Now you may well be questioning why hassle with all of those main points; it is all about integration, proper? Nope! Integration is the straightforward section. Dragonfly is Redis API-compatible, so switching from Redis to Dragonfly is as simple as shutting down the previous and beginning the latter. The main points transform very important when functionality is desired, and as you’ll see later, Dragonfly’s structure allows Sidekiq to scale to a brand new degree. This adventure is all about a number of the optimizations that unlocked one of the most functionality bottlenecks alongside the best way.

Benchmark Preparation

We based totally our paintings at the benchmark discovered right here. The benchmark spawns a unmarried Sidekiq procedure, and it pushes N no-op jobs to the paintings queue. It then begins measuring how a lot time it took to fetch and procedure the ones jobs. For the reason that process merchandise itself is a no-op operation, we successfully measure IO, this is, how a lot throughput (jobs/sec) Sidekiq can pull out of the backend knowledge retailer sooner than it turns into a bottleneck.

Our way comprises the next adjustments:

  • Upload beef up to Sidekiq’s benchmark to paintings with a couple of Sidekiq processes. This permits us to scale the benchmark and show off the proscribing components of upper throughput.
  • We used an AWS c5.4xlarge example to run the backend knowledge retailer (Redis or Dragonfly).
  • We deliberately used a extra tough device (AWS c5a.24xlarge with 96 cores) to run the benchmark. This guarantees that Sidekiq by no means turns into the bottleneck, as it may possibly pull as many roles as Dragonfly can ship.
  • We used one queue in keeping with Sidekiq procedure.
  • We deliberately do not measure the time shoppers used to push the information (i.e., including jobs to the queue), as a result of pushing or popping from the queue boils right down to the similar amendment operations within the knowledge retailer.

Benchmark Redis

First, we run the benchmark with Sidekiq working on Redis, with 96 Sidekiq processes and 1 million jobs in keeping with queue. The desk beneath summarizes the consequences:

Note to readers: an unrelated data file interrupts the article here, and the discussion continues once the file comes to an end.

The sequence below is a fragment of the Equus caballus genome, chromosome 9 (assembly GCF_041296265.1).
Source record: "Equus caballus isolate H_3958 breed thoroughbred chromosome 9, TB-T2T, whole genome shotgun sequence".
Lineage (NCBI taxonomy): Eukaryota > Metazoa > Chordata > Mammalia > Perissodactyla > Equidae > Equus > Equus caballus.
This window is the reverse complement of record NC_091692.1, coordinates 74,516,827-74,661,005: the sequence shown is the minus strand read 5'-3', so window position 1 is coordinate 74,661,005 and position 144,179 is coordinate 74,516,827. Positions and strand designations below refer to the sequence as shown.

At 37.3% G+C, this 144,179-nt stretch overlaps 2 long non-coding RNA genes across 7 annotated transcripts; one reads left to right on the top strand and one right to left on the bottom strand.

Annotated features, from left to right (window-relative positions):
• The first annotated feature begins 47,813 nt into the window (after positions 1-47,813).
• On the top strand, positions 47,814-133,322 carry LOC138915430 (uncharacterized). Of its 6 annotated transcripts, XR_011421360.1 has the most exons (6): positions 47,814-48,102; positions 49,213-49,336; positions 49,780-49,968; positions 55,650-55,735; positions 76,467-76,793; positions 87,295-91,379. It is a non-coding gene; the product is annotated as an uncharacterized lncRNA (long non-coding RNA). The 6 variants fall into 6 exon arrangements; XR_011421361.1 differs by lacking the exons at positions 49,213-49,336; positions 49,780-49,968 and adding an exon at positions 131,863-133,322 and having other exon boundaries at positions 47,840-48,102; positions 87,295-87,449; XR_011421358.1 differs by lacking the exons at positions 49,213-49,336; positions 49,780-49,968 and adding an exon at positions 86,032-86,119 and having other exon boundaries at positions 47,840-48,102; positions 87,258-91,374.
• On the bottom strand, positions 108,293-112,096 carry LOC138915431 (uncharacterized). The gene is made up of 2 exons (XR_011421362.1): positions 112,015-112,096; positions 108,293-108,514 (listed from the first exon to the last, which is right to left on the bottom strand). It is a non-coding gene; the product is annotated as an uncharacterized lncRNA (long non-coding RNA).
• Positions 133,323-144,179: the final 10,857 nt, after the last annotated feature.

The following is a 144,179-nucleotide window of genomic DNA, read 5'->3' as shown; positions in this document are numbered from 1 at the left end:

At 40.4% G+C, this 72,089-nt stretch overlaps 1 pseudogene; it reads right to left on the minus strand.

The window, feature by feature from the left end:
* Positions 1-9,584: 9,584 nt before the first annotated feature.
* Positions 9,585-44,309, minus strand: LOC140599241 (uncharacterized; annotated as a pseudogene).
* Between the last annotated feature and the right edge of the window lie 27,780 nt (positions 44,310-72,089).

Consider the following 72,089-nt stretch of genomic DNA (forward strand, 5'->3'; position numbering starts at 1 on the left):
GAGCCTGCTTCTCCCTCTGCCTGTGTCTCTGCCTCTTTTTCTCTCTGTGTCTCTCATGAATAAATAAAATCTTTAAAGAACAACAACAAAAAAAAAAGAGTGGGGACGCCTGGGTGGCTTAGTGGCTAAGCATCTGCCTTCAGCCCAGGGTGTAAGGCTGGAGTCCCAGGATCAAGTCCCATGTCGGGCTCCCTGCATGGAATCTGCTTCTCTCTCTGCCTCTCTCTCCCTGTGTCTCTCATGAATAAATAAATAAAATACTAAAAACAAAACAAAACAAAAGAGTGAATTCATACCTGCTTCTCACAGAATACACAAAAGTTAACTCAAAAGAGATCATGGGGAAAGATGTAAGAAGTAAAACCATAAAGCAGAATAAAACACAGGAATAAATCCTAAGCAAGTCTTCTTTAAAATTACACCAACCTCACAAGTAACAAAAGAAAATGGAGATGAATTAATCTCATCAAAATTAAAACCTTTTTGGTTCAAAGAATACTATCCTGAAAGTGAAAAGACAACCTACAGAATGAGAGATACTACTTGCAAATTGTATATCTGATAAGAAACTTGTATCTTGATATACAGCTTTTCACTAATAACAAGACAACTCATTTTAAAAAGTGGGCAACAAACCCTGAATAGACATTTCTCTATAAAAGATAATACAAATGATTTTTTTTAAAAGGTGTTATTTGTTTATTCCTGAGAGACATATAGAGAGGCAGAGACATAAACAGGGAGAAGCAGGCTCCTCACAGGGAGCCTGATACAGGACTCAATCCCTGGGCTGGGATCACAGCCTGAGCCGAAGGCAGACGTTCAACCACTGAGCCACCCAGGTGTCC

QueuesGeneral JobsRedis Throughput (Jobs/Sec)
11M137,516
22M142,873
88M143,420

As you’ll be able to see, there’s a arduous restrict of kind of 140k jobs/sec. The reason being that, as mentioned above, Redis runs most commonly on a unmarried thread. So even though we build up the collection of queues, we nonetheless use 1/Nth of the to be had processing energy, with N because the collection of threads outlined by means of --proactor_threads for Dragonfly.

Benchmark Dragonfly Baseline

Preferably, we want to scale Dragonfly linearly to the collection of threads N to be had. Even supposing unimaginable in apply because of the inherent abstraction price of distributing paintings and different transactional traits, the nearer we’re to that quantity, the happier we will have to be. This quantity is most commonly our theoretical most, as though one thread can ship X jobs, then N threads will have to ship X * N jobs.

Now let’s run the similar benchmark with Dragonfly configured within the following other ways. Word that we additionally fit the collection of Dragonfly threads to the collection of queues.

  • With --proactor_threads=1 which limits Dragonfly to operating on a unmarried thread, similar to Redis.